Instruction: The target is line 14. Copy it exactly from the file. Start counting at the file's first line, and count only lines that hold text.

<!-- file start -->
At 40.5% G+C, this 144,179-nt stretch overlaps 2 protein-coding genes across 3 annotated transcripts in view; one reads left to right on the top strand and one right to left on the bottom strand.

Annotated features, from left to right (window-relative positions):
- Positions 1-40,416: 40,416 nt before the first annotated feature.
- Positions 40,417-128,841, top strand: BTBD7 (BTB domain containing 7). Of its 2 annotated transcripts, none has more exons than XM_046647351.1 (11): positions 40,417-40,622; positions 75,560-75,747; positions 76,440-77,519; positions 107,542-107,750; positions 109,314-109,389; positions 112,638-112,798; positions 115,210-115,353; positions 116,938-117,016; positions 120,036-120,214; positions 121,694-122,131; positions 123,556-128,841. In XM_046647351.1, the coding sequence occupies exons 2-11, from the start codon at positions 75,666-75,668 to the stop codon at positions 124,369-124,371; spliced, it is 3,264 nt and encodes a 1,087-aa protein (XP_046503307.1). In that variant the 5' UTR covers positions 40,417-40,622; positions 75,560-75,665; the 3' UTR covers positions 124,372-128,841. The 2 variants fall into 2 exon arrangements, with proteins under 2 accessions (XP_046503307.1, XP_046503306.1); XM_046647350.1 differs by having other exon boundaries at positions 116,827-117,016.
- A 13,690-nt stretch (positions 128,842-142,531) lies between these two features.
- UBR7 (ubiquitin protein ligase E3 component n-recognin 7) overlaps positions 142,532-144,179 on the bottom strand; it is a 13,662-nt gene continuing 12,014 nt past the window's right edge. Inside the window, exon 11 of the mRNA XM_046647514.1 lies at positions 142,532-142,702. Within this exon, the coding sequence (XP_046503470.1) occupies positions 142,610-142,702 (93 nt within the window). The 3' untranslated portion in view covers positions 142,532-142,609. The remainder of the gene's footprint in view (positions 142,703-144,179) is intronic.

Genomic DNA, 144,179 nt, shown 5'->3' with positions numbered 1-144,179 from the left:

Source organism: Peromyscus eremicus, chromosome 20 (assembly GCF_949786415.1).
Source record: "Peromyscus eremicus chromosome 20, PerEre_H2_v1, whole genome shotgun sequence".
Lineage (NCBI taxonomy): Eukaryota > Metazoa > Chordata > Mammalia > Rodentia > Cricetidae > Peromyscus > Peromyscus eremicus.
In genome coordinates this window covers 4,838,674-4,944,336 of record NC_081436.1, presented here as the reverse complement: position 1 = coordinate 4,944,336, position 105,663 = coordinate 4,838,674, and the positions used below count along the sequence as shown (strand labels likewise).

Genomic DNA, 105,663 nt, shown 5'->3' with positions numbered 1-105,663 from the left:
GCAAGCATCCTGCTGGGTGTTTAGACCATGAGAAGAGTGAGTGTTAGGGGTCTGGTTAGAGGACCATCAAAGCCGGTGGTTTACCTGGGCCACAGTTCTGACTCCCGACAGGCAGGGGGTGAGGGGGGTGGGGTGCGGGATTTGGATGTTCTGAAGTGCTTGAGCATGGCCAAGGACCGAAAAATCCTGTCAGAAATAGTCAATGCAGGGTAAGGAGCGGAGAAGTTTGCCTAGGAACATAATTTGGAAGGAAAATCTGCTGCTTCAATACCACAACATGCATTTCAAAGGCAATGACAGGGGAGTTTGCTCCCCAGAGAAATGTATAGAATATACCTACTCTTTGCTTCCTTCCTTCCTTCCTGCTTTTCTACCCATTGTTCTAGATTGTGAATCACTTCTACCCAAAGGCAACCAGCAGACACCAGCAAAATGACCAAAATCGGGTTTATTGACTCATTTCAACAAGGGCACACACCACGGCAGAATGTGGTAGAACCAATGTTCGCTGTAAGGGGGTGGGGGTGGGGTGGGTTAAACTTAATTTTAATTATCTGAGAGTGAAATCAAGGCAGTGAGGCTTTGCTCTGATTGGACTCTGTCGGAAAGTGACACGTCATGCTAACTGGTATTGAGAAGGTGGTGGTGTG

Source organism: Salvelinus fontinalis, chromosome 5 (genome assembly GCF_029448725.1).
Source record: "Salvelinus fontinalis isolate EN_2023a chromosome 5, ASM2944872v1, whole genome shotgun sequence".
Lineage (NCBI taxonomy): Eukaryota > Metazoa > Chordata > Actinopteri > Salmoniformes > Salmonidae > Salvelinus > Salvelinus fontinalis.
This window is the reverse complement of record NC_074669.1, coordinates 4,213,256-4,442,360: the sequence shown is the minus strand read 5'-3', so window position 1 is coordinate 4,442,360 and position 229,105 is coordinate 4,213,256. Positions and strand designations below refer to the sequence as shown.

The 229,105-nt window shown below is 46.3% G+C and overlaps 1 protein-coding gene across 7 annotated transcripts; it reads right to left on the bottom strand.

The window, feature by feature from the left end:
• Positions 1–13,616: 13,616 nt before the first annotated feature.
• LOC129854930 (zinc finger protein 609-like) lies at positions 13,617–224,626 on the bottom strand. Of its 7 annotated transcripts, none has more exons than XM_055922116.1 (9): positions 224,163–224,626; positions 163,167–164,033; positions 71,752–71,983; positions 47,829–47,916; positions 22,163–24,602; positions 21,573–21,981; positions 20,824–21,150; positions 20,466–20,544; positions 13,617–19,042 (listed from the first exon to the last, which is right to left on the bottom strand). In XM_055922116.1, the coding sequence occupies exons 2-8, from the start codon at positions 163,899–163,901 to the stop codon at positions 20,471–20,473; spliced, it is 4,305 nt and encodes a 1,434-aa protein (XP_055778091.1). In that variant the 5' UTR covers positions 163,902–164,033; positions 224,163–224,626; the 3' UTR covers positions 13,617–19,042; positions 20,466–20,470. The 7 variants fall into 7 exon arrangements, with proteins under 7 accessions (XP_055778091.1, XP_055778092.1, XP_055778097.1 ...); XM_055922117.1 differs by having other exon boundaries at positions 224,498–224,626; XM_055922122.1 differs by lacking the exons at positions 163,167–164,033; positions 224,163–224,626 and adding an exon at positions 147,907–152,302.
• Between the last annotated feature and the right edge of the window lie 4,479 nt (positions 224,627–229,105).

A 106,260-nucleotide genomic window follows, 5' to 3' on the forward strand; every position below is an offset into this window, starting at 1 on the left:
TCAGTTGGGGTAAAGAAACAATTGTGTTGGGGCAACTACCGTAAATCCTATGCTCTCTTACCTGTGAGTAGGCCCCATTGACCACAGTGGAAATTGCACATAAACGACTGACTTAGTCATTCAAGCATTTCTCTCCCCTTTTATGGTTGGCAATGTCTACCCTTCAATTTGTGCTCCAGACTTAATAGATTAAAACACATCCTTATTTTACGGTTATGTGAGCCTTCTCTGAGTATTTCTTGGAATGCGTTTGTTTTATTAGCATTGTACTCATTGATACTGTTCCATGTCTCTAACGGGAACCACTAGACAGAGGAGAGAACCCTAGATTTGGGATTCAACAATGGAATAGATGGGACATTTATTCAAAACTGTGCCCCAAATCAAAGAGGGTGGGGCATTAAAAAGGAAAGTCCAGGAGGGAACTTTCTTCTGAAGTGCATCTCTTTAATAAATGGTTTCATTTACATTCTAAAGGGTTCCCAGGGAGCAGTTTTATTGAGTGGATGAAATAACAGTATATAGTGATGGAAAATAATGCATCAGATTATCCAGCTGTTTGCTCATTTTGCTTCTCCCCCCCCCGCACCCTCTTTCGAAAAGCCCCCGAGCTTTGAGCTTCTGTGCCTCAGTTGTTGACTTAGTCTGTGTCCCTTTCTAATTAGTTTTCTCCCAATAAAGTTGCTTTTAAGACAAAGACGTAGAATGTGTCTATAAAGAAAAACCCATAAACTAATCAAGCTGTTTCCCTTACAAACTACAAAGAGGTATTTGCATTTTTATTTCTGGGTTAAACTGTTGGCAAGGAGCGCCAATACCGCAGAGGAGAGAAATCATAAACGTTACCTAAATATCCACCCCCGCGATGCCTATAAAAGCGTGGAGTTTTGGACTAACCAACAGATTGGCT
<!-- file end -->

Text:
Source organism: Salvelinus fontinalis, chromosome 5 (genome assembly GCF_029448725.1).